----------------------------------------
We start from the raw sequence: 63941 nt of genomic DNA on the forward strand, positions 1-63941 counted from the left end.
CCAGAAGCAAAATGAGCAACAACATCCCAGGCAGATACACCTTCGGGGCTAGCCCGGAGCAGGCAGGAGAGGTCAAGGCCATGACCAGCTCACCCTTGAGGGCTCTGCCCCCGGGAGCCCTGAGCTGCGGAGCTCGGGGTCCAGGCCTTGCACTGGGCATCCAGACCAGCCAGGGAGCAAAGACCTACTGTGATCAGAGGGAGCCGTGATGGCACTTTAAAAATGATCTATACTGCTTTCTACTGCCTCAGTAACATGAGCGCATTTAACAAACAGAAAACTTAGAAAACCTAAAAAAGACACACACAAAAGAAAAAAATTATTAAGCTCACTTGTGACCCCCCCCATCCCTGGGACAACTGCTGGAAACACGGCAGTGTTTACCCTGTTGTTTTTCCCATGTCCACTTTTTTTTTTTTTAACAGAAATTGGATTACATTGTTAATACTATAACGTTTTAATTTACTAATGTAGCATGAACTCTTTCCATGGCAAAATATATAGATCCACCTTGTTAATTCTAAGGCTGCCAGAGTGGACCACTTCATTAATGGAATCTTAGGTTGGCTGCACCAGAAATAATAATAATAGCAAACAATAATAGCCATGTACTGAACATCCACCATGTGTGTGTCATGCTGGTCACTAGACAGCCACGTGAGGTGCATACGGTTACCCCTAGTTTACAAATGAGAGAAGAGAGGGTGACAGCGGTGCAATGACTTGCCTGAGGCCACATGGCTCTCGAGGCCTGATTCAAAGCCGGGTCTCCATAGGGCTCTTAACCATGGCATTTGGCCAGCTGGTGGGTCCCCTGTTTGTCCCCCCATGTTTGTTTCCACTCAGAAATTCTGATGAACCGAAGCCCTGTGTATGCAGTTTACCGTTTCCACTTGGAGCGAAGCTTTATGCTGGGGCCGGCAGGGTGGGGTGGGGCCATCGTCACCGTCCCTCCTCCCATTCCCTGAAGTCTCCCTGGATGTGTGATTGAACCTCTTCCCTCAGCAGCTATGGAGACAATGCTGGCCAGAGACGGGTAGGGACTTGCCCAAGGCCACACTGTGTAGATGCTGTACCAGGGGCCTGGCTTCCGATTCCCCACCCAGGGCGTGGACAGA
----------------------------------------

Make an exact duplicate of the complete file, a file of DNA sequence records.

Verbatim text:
We start from the raw sequence: 63941 nt of genomic DNA on the forward strand, positions 1-63941 counted from the left end.
CCAGAAGCAAAATGAGCAACAACATCCCAGGCAGATACACCTTCGGGGCTAGCCCGGAGCAGGCAGGAGAGGTCAAGGCCATGACCAGCTCACCCTTGAGGGCTCTGCCCCCGGGAGCCCTGAGCTGCGGAGCTCGGGGTCCAGGCCTTGCACTGGGCATCCAGACCAGCCAGGGAGCAAAGACCTACTGTGATCAGAGGGAGCCGTGATGGCACTTTAAAAATGATCTATACTGCTTTCTACTGCCTCAGTAACATGAGCGCATTTAACAAACAGAAAACTTAGAAAACCTAAAAAAGACACACACAAAAGAAAAAAATTATTAAGCTCACTTGTGACCCCCCCCATCCCTGGGACAACTGCTGGAAACACGGCAGTGTTTACCCTGTTGTTTTTCCCATGTCCACTTTTTTTTTTTTTAACAGAAATTGGATTACATTGTTAATACTATAACGTTTTAATTTACTAATGTAGCATGAACTCTTTCCATGGCAAAATATATAGATCCACCTTGTTAATTCTAAGGCTGCCAGAGTGGACCACTTCATTAATGGAATCTTAGGTTGGCTGCACCAGAAATAATAATAATAGCAAACAATAATAGCCATGTACTGAACATCCACCATGTGTGTGTCATGCTGGTCACTAGACAGCCACGTGAGGTGCATACGGTTACCCCTAGTTTACAAATGAGAGAAGAGAGGGTGACAGCGGTGCAATGACTTGCCTGAGGCCACATGGCTCTCGAGGCCTGATTCAAAGCCGGGTCTCCATAGGGCTCTTAACCATGGCATTTGGCCAGCTGGTGGGTCCCCTGTTTGTCCCCCCATGTTTGTTTCCACTCAGAAATTCTGATGAACCGAAGCCCTGTGTATGCAGTTTACCGTTTCCACTTGGAGCGAAGCTTTATGCTGGGGCCGGCAGGGTGGGGTGGGGCCATCGTCACCGTCCCTCCTCCCATTCCCTGAAGTCTCCCTGGATGTGTGATTGAACCTCTTCCCTCAGCAGCTATGGAGACAATGCTGGCCAGAGACGGGTAGGGACTTGCCCAAGGCCACACTGTGTAGATGCTGTACCAGGGGCCTGGCTTCCGATTCCCCACCCAGGGCGTGGACAGA